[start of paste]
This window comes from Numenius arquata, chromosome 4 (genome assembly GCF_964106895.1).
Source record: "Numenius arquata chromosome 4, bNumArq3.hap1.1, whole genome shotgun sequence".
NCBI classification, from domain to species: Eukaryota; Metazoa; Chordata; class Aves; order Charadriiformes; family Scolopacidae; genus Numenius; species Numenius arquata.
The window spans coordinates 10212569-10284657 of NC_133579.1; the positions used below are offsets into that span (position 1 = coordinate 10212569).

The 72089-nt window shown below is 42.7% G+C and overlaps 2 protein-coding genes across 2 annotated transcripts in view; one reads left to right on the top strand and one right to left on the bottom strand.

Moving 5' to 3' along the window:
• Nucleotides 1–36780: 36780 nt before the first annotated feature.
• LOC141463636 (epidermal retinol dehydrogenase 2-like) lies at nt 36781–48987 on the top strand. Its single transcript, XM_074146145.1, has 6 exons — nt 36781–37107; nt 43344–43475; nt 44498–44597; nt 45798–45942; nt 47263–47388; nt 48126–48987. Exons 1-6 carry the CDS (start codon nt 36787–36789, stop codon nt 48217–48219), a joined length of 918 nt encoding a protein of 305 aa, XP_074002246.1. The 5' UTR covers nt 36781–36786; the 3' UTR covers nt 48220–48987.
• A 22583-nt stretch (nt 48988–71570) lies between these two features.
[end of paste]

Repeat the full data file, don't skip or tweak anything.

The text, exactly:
This window comes from Numenius arquata, chromosome 4 (genome assembly GCF_964106895.1).
Source record: "Numenius arquata chromosome 4, bNumArq3.hap1.1, whole genome shotgun sequence".
NCBI classification, from domain to species: Eukaryota; Metazoa; Chordata; class Aves; order Charadriiformes; family Scolopacidae; genus Numenius; species Numenius arquata.
The window spans coordinates 10212569-10284657 of NC_133579.1; the positions used below are offsets into that span (position 1 = coordinate 10212569).

The 72089-nt window shown below is 42.7% G+C and overlaps 2 protein-coding genes across 2 annotated transcripts in view; one reads left to right on the top strand and one right to left on the bottom strand.

Moving 5' to 3' along the window:
• Nucleotides 1–36780: 36780 nt before the first annotated feature.
• LOC141463636 (epidermal retinol dehydrogenase 2-like) lies at nt 36781–48987 on the top strand. Its single transcript, XM_074146145.1, has 6 exons — nt 36781–37107; nt 43344–43475; nt 44498–44597; nt 45798–45942; nt 47263–47388; nt 48126–48987. Exons 1-6 carry the CDS (start codon nt 36787–36789, stop codon nt 48217–48219), a joined length of 918 nt encoding a protein of 305 aa, XP_074002246.1. The 5' UTR covers nt 36781–36786; the 3' UTR covers nt 48220–48987.
• A 22583-nt stretch (nt 48988–71570) lies between these two features.